“But what if it’s perfect?”
I roll my eyes, swallowing a laugh. “Yorri, I gave you the bag for a reason. It’s your first time here. The decisions are up to you.”
He takes a deep breath, and although he seems overwhelmed, he begins to move again, walking a meandering path toward the city center, passing from one side of the street to the other. I stay a step behind him, but once Yorri begins searching in earnest, I let myself watch the city more than him. It’s hard to reconcile the Zunoato before me with the cities I saw last time I walked on Ryogan soil. The storms drummed up by Varan’s magical manipulations swallowed Ryogo not long after we arrived, and I was never able to walk through one of their cities when it was full of light and life.
“Look at this,” Yorri murmurs wonderingly.
I glance at the table and blink in surprise when I see what’s caught his attention. He’s running his fingers along a shimmering bolt of fabric that has clearly been woven with magic. From tales told by the traders who sail into the newly constructed port on Shiara, I knew the Ryogan distrust of magic was beginning to lose its grip on the people but seeing proof like this for myself is different. I hadn’t quite believed magic had worked itself into everyday life like this so soon. Magic almost destroyed Ryogo. Again. Then again, it was magic that saved it, too.
Yorri buys a whole bolt of the fabric, a gleam in his eyes hinting he already has a project for the lot of it, and moves on to the next stall. That spark only grows as the morning continues. We find a set of small metal balls with tiny bells inside them for Etaro, a crate of spelled fireworks for Rai, several ingenious moveable dolls for Ahta, books on magic for Sanii, and a sampling of Ryogan delicacies for Tessen—the ones that will keep long enough to survive the voyage home, at least.
None of this is necessary, and several years ago, it never would’ve occurred to me that my friends might want things like this. Then again, a few years ago I never would’ve guessed anything like this existed. The longer we wander through Atokoredo, the more little trinkets and gifts we find to bring home. Yorri is delighted by it all, and his innocent pleasure in every new discovery is catching. He’s so enraptured, he never notices the puzzles and games I slip into our collected purchases, each of them a gift to give to him on the trip home. It’ll be something to keep his active mind occupied on the long, and incredibly boring, journey.
By the end of the morning, we have more boxes and bags than even Yorri can carry. We have to give a child a few coins to watch the growing pile until we’re finished, but despite growing the pile ourselves all day, I’m still surprised by the size of it all in the end.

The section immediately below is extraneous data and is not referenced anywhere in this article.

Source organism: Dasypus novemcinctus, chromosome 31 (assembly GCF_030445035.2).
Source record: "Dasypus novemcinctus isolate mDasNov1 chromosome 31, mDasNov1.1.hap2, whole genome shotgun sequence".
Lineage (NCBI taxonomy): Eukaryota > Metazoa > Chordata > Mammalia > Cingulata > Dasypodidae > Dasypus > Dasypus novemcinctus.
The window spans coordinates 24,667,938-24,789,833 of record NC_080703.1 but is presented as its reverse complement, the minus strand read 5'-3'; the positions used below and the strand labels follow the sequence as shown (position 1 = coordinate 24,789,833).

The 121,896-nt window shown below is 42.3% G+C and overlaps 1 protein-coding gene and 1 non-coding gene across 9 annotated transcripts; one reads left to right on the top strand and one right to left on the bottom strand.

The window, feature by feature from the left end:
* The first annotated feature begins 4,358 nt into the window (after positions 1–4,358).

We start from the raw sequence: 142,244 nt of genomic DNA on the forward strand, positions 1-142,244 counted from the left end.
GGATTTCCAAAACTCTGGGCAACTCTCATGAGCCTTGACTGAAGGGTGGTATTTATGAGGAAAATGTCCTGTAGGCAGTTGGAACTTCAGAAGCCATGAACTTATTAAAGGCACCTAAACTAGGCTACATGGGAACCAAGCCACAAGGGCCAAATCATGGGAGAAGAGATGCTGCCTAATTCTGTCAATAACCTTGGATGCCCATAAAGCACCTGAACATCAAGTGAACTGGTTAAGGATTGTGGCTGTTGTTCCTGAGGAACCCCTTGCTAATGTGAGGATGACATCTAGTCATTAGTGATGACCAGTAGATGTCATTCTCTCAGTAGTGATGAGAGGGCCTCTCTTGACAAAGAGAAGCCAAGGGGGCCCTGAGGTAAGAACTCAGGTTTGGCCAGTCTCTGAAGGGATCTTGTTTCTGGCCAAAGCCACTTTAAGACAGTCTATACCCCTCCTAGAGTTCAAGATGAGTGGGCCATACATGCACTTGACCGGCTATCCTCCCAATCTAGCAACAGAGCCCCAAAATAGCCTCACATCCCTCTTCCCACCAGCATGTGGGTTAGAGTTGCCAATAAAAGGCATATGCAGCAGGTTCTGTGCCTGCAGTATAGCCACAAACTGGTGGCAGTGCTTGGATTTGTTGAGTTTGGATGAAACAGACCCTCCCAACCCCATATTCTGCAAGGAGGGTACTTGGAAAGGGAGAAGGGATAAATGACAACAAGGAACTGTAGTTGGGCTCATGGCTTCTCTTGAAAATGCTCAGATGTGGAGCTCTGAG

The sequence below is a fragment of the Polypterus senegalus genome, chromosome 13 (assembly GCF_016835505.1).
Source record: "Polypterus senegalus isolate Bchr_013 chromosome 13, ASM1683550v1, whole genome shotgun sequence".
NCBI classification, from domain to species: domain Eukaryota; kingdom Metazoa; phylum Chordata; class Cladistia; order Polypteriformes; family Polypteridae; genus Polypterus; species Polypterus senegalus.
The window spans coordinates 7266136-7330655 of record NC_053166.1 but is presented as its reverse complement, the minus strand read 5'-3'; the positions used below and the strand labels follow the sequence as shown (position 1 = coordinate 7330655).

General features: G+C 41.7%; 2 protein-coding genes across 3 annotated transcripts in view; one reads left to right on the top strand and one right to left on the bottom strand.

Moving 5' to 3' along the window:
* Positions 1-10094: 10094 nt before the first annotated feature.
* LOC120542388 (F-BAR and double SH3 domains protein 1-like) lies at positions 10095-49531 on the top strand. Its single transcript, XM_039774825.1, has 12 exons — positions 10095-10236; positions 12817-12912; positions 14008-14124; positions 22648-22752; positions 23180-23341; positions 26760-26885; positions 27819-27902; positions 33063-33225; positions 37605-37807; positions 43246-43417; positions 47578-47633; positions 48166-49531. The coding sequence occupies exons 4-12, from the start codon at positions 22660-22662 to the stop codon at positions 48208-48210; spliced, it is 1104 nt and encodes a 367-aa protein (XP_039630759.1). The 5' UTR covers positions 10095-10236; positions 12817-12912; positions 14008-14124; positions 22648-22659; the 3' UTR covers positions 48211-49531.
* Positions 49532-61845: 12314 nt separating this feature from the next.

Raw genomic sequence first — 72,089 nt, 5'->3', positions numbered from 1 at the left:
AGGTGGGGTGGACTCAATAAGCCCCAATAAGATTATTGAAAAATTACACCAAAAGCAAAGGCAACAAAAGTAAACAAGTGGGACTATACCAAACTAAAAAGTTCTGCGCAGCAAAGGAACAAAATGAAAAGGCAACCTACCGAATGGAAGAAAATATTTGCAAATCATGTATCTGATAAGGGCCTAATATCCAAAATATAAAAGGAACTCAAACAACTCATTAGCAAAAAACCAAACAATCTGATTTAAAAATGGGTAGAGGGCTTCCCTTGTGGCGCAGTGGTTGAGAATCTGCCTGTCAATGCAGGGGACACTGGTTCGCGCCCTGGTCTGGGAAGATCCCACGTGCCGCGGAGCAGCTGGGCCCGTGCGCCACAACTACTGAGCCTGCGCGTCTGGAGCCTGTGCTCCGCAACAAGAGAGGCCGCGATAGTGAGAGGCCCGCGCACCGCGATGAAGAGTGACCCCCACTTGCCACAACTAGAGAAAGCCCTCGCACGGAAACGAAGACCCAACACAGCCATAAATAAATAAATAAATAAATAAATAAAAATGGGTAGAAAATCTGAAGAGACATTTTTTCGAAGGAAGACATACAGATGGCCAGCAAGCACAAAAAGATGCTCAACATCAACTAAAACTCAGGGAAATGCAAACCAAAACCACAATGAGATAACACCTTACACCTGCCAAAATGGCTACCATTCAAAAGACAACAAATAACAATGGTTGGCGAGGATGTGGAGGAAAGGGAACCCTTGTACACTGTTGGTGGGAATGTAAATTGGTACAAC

Looking over it all, Yorri shakes his head. “I may have gone too far.”
“It’ll be a long time before we’re able to come back here. If we don’t do this now, when else is it going to happen?”
“I guess the more important question is…” He bites his lip and glances at me. “Do you think they’ll like it all?”
“Yes.” It’s easy to imagine Etaro’s delight at the music ey can create with those bell-filled balls, the fun Rai will get out of new ways to play with fire, the fun little Ahta will have with the dolls, the hours Sanii will gladly devote to studying new spells, and Tessen’s pleasure at dissecting an array of new flavors. I smile, looking over the bright city and the pile of gifts we’ll be able to bring back to our friends. It’s a symbol of more than simple delights, it’s a promise of growth and a sign that we’re finally progressing beyond simple survival. We’re beginning to truly live.
“Yes,” I say again. “I think they’ll love all of it.”
Meet Erika Cameron!
After a lifelong obsession with books, Erica Cameron spent her college years getting credit for reading and learning how to make stories of her own. Erica graduated with a double major in psychology and creative writing from Florida State University. She’s worked as a dance instructor, research assistant, pointe shoe fitter, pizza delivery girl, editorial assistant at a yachting magazine, bookseller, and English literature teacher at a residential rehabilitation center for teens. Now, she has written several series for young adults and contributed to various online blogs and publications. She is also an advocate for asexuality and emotional abuse awareness. She currently lives in South Florida.
If you haven’t read Erika Cameron before, here’s what you’ve been missing:
The Ryogan Chronicles